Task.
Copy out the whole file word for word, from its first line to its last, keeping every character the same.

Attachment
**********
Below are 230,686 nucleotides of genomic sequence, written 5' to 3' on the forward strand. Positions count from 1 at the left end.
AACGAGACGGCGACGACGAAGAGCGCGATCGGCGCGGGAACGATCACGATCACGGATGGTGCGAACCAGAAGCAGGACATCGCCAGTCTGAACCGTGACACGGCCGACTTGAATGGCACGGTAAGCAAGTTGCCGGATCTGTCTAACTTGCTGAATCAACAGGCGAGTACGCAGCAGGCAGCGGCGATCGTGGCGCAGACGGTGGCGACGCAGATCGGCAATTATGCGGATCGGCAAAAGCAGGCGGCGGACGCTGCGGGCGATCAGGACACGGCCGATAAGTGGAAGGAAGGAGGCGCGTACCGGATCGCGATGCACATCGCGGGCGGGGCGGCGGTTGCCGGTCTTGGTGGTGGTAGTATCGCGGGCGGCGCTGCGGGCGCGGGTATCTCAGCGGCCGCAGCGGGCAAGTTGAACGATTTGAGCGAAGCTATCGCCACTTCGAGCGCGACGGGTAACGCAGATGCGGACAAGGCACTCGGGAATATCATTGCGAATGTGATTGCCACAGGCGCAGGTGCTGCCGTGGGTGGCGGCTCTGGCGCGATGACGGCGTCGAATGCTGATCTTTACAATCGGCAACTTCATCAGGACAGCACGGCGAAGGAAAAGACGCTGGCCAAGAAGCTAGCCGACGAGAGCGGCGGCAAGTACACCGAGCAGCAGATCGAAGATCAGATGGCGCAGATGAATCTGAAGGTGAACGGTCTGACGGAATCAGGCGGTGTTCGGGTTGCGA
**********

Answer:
Below are 230,686 nucleotides of genomic sequence, written 5' to 3' on the forward strand. Positions count from 1 at the left end.
AACGAGACGGCGACGACGAAGAGCGCGATCGGCGCGGGAACGATCACGATCACGGATGGTGCGAACCAGAAGCAGGACATCGCCAGTCTGAACCGTGACACGGCCGACTTGAATGGCACGGTAAGCAAGTTGCCGGATCTGTCTAACTTGCTGAATCAACAGGCGAGTACGCAGCAGGCAGCGGCGATCGTGGCGCAGACGGTGGCGACGCAGATCGGCAATTATGCGGATCGGCAAAAGCAGGCGGCGGACGCTGCGGGCGATCAGGACACGGCCGATAAGTGGAAGGAAGGAGGCGCGTACCGGATCGCGATGCACATCGCGGGCGGGGCGGCGGTTGCCGGTCTTGGTGGTGGTAGTATCGCGGGCGGCGCTGCGGGCGCGGGTATCTCAGCGGCCGCAGCGGGCAAGTTGAACGATTTGAGCGAAGCTATCGCCACTTCGAGCGCGACGGGTAACGCAGATGCGGACAAGGCACTCGGGAATATCATTGCGAATGTGATTGCCACAGGCGCAGGTGCTGCCGTGGGTGGCGGCTCTGGCGCGATGACGGCGTCGAATGCTGATCTTTACAATCGGCAACTTCATCAGGACAGCACGGCGAAGGAAAAGACGCTGGCCAAGAAGCTAGCCGACGAGAGCGGCGGCAAGTACACCGAGCAGCAGATCGAAGATCAGATGGCGCAGATGAATCTGAAGGTGAACGGTCTGACGGAATCAGGCGGTGTTCGGGTTGCGA